• Any of the machines, databases, or devices shown in FIG. 1 may be implemented in a general-purpose computer modified (e.g., configured or programmed) by software to be a special-purpose computer to perform the functions described herein for that machine, database, or device. For example, a computer system able to implement any one or more of the methodologies described herein is discussed below with respect to FIG. 12. As used herein, a “database” is a data storage resource and may store data structured as a text file, a table, a spreadsheet, a relational database (e.g., an object-relational database), a triple store, a hierarchical data store, or any suitable combination thereof. Moreover, any two or more of the machines, databases, or devices illustrated in FIG. 1 may be combined into a single machine, and the functions described herein for any single machine, database, or device may be subdivided among multiple machines, databases, or devices.
  • The network 120 may be any network that enables communication between or among machines, databases, and devices. Accordingly, the network 120 may be a wired network, a wireless network (e.g., a mobile or cellular network), a storage area network (SAN), or any suitable combination thereof. The network 120 may include one or more portions of a private network, a public network (e.g., the Internet), or any suitable combination thereof.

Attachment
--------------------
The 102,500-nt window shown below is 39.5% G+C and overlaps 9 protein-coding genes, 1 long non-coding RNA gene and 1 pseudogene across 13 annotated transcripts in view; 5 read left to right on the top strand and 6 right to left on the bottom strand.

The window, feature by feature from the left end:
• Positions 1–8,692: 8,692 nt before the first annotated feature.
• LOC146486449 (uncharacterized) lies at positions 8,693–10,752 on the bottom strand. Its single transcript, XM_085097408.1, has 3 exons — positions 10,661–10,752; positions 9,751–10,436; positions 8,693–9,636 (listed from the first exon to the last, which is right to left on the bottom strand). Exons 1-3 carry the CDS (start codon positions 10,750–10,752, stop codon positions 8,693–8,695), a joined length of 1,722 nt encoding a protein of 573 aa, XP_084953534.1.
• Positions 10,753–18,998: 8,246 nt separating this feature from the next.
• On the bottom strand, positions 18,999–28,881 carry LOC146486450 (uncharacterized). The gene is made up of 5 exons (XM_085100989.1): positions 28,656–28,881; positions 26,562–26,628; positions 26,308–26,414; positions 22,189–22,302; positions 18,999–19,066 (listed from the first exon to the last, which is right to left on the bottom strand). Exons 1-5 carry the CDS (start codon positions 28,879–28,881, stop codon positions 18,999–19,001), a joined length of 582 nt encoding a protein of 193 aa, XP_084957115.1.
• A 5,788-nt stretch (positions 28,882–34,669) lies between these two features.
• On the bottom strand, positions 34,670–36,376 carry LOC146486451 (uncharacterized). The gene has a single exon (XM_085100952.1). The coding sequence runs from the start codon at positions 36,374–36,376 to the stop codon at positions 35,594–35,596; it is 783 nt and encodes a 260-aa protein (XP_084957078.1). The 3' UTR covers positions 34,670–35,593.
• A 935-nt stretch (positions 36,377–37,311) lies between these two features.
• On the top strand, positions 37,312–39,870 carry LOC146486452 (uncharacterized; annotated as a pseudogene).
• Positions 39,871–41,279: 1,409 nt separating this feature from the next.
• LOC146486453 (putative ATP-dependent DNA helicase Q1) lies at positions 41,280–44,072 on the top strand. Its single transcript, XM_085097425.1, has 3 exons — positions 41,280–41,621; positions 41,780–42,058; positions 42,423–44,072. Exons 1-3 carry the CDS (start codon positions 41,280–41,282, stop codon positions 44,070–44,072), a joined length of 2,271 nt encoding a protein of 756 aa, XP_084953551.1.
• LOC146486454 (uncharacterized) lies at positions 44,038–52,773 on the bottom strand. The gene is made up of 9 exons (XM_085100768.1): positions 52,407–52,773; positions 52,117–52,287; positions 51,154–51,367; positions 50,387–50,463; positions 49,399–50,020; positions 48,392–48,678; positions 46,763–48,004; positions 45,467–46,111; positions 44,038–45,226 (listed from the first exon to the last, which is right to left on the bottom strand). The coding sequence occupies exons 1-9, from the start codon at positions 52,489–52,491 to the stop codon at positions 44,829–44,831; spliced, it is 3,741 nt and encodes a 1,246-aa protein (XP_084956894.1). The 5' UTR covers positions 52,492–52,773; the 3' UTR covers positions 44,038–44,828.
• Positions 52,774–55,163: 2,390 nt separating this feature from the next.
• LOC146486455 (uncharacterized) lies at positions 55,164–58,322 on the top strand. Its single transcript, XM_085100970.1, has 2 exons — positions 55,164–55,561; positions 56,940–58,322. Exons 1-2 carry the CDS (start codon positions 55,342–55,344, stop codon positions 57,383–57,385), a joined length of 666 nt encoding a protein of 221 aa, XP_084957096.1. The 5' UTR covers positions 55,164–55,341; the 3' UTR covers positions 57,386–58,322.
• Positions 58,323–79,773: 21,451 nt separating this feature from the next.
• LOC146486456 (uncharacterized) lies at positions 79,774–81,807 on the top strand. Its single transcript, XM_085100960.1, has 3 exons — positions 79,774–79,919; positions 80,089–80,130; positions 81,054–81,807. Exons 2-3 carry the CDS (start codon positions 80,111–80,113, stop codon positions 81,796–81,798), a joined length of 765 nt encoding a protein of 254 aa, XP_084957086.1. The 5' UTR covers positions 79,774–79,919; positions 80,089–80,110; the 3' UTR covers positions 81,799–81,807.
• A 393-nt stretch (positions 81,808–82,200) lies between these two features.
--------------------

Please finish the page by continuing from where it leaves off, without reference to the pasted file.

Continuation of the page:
• In some example embodiments, the data stores 110 contain files of data and metadata in various formats applicable to business intelligence data, such as the SAP Visual Intelligence Document (SVID) format. The data stores may also include various other types of file formats, such as spreadsheet-based data formats (e.g., .XLS files), visualized data presentations (e.g., charts, graphs, and so on), structured data formats, semi-structured data formats, unstructured data formats, and so on.
  • In some example embodiments, the metadata includes information on the data that describes the data, how the business intelligence file makes use of the data, how the business intelligence file is formatted, and so on. In some example embodiments, the metadata is stored in Extensible Markup Language (XML) format.